It wasn’t all work, certainly. Mr. and Mrs. Tallman had chosen to live quiet lives, and rarely entertained, but now we had free reign to hold events here at the house. We hosted card parties - we both played cards often - and suppers, and luncheons. I had the Pocahantas Archery Club here at the house.
Remember coffee I hosted for my lady friends right before Christmas that first year after William and Emeline were gone? Coffees were fashionable thing that year. Fifty ladies arrived by carriage at 5:00 p.m. Anderson’s orchestra played upstairs, all seated around the elliptical opening in the hallway, so the music made a pleasant background for our happy chatter. Lizzy was here from Milwaukee, and Mrs. Rogers, Mrs. Bostwick, Mrs. Pease, Mrs. Richardson, Mrs. Atwood, and Mrs. Wright, and you, all my friends from all over town. Such a lovely evening..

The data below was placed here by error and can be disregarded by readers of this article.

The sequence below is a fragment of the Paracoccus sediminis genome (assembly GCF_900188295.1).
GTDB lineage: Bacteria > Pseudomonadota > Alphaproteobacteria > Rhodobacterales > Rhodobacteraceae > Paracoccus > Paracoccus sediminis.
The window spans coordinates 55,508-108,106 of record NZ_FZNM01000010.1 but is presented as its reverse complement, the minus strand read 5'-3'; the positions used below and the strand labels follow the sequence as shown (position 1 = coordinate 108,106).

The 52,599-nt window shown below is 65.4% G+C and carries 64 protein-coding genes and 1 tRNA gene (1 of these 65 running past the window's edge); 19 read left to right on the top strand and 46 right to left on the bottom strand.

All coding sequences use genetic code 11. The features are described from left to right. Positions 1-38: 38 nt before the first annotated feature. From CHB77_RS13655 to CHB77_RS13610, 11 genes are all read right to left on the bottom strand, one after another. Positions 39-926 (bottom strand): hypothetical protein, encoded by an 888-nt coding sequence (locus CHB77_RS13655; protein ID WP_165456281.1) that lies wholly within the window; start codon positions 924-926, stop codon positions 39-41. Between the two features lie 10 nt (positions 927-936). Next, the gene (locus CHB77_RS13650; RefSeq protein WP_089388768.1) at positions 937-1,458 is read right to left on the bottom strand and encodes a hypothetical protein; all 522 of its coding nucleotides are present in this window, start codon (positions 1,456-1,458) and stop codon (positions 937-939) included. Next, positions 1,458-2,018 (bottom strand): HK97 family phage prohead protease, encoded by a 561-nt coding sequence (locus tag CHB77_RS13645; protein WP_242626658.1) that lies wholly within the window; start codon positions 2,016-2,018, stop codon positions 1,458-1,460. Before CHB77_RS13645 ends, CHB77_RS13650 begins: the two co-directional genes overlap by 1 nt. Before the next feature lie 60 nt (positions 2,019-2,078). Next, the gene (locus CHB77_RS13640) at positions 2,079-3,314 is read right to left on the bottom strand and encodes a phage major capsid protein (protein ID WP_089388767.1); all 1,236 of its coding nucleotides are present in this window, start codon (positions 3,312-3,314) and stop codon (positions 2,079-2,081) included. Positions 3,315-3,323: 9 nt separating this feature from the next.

You recall those happy years, don’t you? By the 80’s the boys were in grade school and didn’t need such constant attention, so it became much easier for us to entertain. The largest party we hosted was in 1883, in January, when the weather can be so cold and dreary. We invited over two hundred people to the house, and had the Shurtleff’s cater the refreshments.
And certainly we didn’t host every event. We played cards at other people’s homes here and in Beloit, to charity balls, to Burns Night festivities in February, Watch Night get togethers for New Years Eve, and meetings of the Old Settlers Club. I particularly remember a Dickens Ball. I attended with my father who was back in town by then, and I dressed up as Mrs. Lupin from Martin Chuzzlewit. Everyone dressed up as characters from Dickens! All those David Copperfields and Miss Havishams, Fezziwigs and Scrooges.